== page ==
So the show went on without an official stamp. But what a show it was.

Could this irrelevant picture of Ultraman lead to exciting news about Seger's new CD? You'll never know unless you click!

For The Raw Years, a reanimated James Brown belted out “Gets Ya Pumping” and “Lucifer.” To the delight of several, a reanimated Otis Redding jumped onstage and joined Brown for a duet of “Red Eye to Memphis.” True Seger aficionados experienced an unforgettable rush of fanboy superiority, while 99.3% of the crowd turned to each other and asked, “What the hell are they playing?” Emergency responders did a terrific job of handling the epidemic of shrugs that followed.

The Radio Years segment did not go as well, unfortunately. First up was “Against the Wind” by a reanimated version of The Eagles. The actual Eagles wanted to perform, rumor had it, but promoters, attuned to the average festival-goer’s limited attention span and need for maximum stimulation, preferred the livelier, reanimated version of the band.

The next performer, Suzanne Vega, delivered the most heartfelt tribute of the night. “This is dedicated to the man who set the standard for everyone who followed. A man who spoke for all of us, a genuine troubadour for humankind, he always lived his ideals – from his days as a young communist, to his support of peace and freedom everywhere. There will never be another like him, and I miss him terribly.”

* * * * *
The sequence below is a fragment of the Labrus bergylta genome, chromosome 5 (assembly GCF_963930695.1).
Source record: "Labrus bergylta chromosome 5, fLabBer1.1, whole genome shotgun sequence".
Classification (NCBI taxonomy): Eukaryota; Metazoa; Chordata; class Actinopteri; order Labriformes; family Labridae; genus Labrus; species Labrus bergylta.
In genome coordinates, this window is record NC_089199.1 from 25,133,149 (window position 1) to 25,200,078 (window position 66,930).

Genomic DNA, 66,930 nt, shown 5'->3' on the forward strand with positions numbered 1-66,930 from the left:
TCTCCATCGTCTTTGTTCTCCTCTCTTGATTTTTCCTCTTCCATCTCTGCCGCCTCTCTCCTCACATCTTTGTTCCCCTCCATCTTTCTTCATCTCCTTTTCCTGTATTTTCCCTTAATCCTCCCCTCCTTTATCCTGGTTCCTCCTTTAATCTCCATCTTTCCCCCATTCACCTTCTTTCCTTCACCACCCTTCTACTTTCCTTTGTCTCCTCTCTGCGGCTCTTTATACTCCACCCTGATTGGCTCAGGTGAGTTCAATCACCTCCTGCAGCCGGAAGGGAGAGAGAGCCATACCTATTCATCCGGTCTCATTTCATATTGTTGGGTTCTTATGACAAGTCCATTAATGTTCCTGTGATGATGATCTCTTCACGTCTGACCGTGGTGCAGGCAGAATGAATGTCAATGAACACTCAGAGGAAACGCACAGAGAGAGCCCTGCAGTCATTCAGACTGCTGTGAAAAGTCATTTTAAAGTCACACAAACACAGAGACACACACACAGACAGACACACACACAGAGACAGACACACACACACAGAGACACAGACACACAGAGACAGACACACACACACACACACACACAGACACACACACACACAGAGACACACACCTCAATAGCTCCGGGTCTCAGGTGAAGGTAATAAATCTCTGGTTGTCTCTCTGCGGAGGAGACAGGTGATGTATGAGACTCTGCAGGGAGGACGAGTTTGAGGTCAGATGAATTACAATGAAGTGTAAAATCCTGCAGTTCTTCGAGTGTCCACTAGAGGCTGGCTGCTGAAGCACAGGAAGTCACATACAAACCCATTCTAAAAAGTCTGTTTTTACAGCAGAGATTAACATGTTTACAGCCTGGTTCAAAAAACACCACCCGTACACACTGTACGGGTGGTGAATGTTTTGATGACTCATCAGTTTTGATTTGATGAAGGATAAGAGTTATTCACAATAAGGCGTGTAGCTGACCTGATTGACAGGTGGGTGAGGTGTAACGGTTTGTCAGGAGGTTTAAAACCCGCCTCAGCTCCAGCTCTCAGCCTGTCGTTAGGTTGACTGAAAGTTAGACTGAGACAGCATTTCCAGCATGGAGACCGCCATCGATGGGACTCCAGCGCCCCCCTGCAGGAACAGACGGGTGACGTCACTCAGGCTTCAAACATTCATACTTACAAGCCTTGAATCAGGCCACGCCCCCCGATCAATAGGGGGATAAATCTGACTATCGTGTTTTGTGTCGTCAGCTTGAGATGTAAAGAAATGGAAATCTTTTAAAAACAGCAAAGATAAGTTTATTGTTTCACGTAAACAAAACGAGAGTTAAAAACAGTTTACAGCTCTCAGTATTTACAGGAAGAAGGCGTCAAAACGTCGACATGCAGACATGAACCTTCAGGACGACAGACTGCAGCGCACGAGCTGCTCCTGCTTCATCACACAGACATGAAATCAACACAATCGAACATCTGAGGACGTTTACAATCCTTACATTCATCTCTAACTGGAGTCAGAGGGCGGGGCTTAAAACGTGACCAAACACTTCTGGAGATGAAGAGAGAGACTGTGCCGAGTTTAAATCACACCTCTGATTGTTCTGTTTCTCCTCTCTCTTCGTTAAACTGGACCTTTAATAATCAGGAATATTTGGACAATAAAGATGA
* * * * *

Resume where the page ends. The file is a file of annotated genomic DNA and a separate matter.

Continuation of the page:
The crowd, slightly confused, was nevertheless moved – until she launched into a medley of  “Where Have All the Flowers Gone” and “The Lion Sleeps Tonight.” Seger fans, enraged that their hero had been confused with a banjo-playing folk singer for the one-zillionth time, stormed the stage, intent on tearing Ms. Vega from limb to limb.


Seger.                                             Not Seger.

So it was perhaps provident that Ted Nugent chose that particular moment to wander up to the mic toting a .223-caliber Bushmaster XM15-E2S rifle with a 30-round magazine, which he proceeded to empty into the air, quieting the crowd. “Where’s Rand Paul?  he asked. “It this the CPAC convention?”

Realizing he was in Austin, he began to unwind a long rant about “subhuman liberal varmints addicted to cellphonesboozeandbirthcontrol.” Seger security man John Rapp reacted quickly, firing a tranquilizer dart into the right butt cheek of the Motor City Madman Who Doesn’t Actually Represent the Motor City in Any Conceivable Way, thus allowing the show to continue.

After a long set change, a new band, The Fauntleroys, took the stage and attempted their version of “Turn the Page.” After 17 false starts, the band left.